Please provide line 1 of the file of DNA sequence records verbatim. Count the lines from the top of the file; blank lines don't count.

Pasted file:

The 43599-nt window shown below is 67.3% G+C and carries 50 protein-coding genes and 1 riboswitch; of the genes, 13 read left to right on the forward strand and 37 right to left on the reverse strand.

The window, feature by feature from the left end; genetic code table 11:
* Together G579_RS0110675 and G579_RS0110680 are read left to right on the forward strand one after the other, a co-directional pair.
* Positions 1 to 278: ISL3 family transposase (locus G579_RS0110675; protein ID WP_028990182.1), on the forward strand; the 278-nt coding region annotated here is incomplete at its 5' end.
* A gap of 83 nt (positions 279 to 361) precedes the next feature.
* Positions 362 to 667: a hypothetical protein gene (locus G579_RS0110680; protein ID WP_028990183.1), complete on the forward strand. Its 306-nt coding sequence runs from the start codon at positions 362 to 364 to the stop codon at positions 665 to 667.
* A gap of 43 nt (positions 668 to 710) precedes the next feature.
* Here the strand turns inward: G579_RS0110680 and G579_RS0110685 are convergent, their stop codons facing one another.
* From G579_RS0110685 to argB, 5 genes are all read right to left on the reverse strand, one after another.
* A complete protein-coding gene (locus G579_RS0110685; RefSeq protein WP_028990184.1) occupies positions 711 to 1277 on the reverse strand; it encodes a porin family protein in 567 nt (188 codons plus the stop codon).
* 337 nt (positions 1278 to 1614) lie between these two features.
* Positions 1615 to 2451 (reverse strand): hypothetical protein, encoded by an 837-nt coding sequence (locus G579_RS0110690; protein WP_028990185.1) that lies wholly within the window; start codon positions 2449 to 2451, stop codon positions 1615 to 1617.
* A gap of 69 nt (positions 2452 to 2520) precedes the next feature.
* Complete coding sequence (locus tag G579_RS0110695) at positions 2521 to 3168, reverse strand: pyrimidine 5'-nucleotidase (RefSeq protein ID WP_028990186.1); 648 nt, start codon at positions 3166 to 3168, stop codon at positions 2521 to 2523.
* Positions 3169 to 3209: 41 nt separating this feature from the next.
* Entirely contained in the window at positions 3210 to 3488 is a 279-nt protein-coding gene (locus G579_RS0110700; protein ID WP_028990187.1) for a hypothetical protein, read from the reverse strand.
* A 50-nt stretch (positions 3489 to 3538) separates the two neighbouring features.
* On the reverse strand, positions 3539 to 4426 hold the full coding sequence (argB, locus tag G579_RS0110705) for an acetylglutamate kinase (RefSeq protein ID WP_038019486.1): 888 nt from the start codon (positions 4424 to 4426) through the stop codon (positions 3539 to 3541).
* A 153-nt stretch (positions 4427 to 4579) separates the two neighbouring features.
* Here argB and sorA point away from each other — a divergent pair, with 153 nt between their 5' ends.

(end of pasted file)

The 43599-nt window shown below is 67.3% G+C and carries 50 protein-coding genes and 1 riboswitch; of the genes, 13 read left to right on the forward strand and 37 right to left on the reverse strand.